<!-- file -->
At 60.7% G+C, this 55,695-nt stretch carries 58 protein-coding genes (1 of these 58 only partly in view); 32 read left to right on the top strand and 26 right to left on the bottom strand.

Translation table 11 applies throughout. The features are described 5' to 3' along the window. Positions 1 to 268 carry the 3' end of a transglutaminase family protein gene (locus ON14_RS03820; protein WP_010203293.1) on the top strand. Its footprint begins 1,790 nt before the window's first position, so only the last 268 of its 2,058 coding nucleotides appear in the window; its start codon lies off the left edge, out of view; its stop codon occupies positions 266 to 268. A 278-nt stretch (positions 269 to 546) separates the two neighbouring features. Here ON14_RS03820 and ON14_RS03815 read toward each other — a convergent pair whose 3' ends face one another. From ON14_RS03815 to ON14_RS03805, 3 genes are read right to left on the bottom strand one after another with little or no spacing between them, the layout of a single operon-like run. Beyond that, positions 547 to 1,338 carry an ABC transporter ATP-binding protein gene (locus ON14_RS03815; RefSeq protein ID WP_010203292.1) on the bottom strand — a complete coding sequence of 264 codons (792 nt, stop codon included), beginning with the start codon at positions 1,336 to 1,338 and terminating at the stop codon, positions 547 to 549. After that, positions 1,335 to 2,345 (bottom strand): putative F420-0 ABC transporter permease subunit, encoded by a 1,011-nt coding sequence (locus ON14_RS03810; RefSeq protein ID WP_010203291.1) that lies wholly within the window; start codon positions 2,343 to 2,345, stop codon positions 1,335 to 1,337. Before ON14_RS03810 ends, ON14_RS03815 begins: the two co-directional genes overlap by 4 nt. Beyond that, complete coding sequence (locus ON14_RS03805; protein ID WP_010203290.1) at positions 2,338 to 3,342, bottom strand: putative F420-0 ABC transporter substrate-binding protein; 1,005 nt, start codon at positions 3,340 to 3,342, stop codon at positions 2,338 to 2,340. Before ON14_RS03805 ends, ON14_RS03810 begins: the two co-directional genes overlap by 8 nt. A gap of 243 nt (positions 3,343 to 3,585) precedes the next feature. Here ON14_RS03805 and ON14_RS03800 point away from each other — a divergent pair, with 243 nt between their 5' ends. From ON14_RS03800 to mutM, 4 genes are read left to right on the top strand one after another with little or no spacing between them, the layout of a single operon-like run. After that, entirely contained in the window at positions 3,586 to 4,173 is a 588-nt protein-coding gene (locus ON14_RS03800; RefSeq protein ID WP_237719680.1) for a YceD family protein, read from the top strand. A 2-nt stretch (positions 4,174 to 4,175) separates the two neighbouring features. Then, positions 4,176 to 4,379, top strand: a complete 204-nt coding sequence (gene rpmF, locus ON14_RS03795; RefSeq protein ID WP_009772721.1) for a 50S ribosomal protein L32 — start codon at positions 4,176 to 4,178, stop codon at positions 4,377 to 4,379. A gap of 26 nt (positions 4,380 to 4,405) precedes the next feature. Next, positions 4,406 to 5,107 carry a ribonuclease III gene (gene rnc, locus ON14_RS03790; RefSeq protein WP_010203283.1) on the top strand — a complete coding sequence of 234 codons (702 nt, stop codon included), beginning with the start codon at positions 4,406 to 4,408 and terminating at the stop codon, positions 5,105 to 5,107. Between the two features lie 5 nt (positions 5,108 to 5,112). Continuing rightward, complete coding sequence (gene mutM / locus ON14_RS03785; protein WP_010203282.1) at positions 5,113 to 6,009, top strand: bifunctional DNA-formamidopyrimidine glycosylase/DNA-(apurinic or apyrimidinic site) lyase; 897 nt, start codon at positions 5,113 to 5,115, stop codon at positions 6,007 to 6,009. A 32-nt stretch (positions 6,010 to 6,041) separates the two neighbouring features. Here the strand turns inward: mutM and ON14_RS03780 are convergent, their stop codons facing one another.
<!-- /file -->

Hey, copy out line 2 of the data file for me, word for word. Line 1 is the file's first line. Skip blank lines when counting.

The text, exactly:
Translation table 11 applies throughout. The features are described 5' to 3' along the window. Positions 1 to 268 carry the 3' end of a transglutaminase family protein gene (locus ON14_RS03820; protein WP_010203293.1) on the top strand. Its footprint begins 1,790 nt before the window's first position, so only the last 268 of its 2,058 coding nucleotides appear in the window; its start codon lies off the left edge, out of view; its stop codon occupies positions 266 to 268. A 278-nt stretch (positions 269 to 546) separates the two neighbouring features. Here ON14_RS03820 and ON14_RS03815 read toward each other — a convergent pair whose 3' ends face one another. From ON14_RS03815 to ON14_RS03805, 3 genes are read right to left on the bottom strand one after another with little or no spacing between them, the layout of a single operon-like run. Beyond that, positions 547 to 1,338 carry an ABC transporter ATP-binding protein gene (locus ON14_RS03815; RefSeq protein ID WP_010203292.1) on the bottom strand — a complete coding sequence of 264 codons (792 nt, stop codon included), beginning with the start codon at positions 1,336 to 1,338 and terminating at the stop codon, positions 547 to 549. After that, positions 1,335 to 2,345 (bottom strand): putative F420-0 ABC transporter permease subunit, encoded by a 1,011-nt coding sequence (locus ON14_RS03810; RefSeq protein ID WP_010203291.1) that lies wholly within the window; start codon positions 2,343 to 2,345, stop codon positions 1,335 to 1,337. Before ON14_RS03810 ends, ON14_RS03815 begins: the two co-directional genes overlap by 4 nt. Beyond that, complete coding sequence (locus ON14_RS03805; protein ID WP_010203290.1) at positions 2,338 to 3,342, bottom strand: putative F420-0 ABC transporter substrate-binding protein; 1,005 nt, start codon at positions 3,340 to 3,342, stop codon at positions 2,338 to 2,340. Before ON14_RS03805 ends, ON14_RS03810 begins: the two co-directional genes overlap by 8 nt. A gap of 243 nt (positions 3,343 to 3,585) precedes the next feature. Here ON14_RS03805 and ON14_RS03800 point away from each other — a divergent pair, with 243 nt between their 5' ends. From ON14_RS03800 to mutM, 4 genes are read left to right on the top strand one after another with little or no spacing between them, the layout of a single operon-like run. After that, entirely contained in the window at positions 3,586 to 4,173 is a 588-nt protein-coding gene (locus ON14_RS03800; RefSeq protein ID WP_237719680.1) for a YceD family protein, read from the top strand. A 2-nt stretch (positions 4,174 to 4,175) separates the two neighbouring features. Then, positions 4,176 to 4,379, top strand: a complete 204-nt coding sequence (gene rpmF, locus ON14_RS03795; RefSeq protein ID WP_009772721.1) for a 50S ribosomal protein L32 — start codon at positions 4,176 to 4,178, stop codon at positions 4,377 to 4,379. A gap of 26 nt (positions 4,380 to 4,405) precedes the next feature. Next, positions 4,406 to 5,107 carry a ribonuclease III gene (gene rnc, locus ON14_RS03790; RefSeq protein WP_010203283.1) on the top strand — a complete coding sequence of 234 codons (702 nt, stop codon included), beginning with the start codon at positions 4,406 to 4,408 and terminating at the stop codon, positions 5,105 to 5,107. Between the two features lie 5 nt (positions 5,108 to 5,112). Continuing rightward, complete coding sequence (gene mutM / locus ON14_RS03785; protein WP_010203282.1) at positions 5,113 to 6,009, top strand: bifunctional DNA-formamidopyrimidine glycosylase/DNA-(apurinic or apyrimidinic site) lyase; 897 nt, start codon at positions 5,113 to 5,115, stop codon at positions 6,007 to 6,009. A 32-nt stretch (positions 6,010 to 6,041) separates the two neighbouring features. Here the strand turns inward: mutM and ON14_RS03780 are convergent, their stop codons facing one another.